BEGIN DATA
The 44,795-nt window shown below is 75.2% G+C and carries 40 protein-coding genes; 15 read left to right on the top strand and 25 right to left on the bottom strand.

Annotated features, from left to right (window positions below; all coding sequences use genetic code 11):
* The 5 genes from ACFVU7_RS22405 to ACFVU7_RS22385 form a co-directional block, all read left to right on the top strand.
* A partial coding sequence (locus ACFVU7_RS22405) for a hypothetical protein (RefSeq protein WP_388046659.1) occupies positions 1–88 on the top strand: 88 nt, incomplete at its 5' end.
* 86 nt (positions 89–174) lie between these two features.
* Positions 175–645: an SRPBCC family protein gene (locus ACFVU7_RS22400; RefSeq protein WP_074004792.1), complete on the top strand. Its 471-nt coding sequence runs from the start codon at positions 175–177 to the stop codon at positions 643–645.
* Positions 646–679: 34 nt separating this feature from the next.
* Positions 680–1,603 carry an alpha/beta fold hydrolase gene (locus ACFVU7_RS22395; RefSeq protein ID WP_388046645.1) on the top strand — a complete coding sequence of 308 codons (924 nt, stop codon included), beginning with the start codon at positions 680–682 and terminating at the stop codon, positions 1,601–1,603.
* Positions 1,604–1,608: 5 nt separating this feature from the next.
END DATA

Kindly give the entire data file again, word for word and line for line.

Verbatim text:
The 44,795-nt window shown below is 75.2% G+C and carries 40 protein-coding genes; 15 read left to right on the top strand and 25 right to left on the bottom strand.

Annotated features, from left to right (window positions below; all coding sequences use genetic code 11):
* The 5 genes from ACFVU7_RS22405 to ACFVU7_RS22385 form a co-directional block, all read left to right on the top strand.
* A partial coding sequence (locus ACFVU7_RS22405) for a hypothetical protein (RefSeq protein WP_388046659.1) occupies positions 1–88 on the top strand: 88 nt, incomplete at its 5' end.
* 86 nt (positions 89–174) lie between these two features.
* Positions 175–645: an SRPBCC family protein gene (locus ACFVU7_RS22400; RefSeq protein WP_074004792.1), complete on the top strand. Its 471-nt coding sequence runs from the start codon at positions 175–177 to the stop codon at positions 643–645.
* Positions 646–679: 34 nt separating this feature from the next.
* Positions 680–1,603 carry an alpha/beta fold hydrolase gene (locus ACFVU7_RS22395; RefSeq protein ID WP_388046645.1) on the top strand — a complete coding sequence of 308 codons (924 nt, stop codon included), beginning with the start codon at positions 680–682 and terminating at the stop codon, positions 1,601–1,603.
* Positions 1,604–1,608: 5 nt separating this feature from the next.